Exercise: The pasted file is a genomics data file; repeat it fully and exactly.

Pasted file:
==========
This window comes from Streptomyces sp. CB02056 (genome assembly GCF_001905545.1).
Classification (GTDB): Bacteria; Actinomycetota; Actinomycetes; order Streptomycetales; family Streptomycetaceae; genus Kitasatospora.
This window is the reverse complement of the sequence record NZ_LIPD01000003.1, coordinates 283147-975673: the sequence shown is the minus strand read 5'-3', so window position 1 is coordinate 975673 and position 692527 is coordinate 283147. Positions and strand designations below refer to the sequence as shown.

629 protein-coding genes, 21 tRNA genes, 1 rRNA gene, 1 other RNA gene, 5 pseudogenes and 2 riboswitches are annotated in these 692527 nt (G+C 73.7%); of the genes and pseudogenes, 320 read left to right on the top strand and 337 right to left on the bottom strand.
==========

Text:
This window comes from Streptomyces sp. CB02056 (genome assembly GCF_001905545.1).
Classification (GTDB): Bacteria; Actinomycetota; Actinomycetes; order Streptomycetales; family Streptomycetaceae; genus Kitasatospora.
This window is the reverse complement of the sequence record NZ_LIPD01000003.1, coordinates 283147-975673: the sequence shown is the minus strand read 5'-3', so window position 1 is coordinate 975673 and position 692527 is coordinate 283147. Positions and strand designations below refer to the sequence as shown.

629 protein-coding genes, 21 tRNA genes, 1 rRNA gene, 1 other RNA gene, 5 pseudogenes and 2 riboswitches are annotated in these 692527 nt (G+C 73.7%); of the genes and pseudogenes, 320 read left to right on the top strand and 337 right to left on the bottom strand.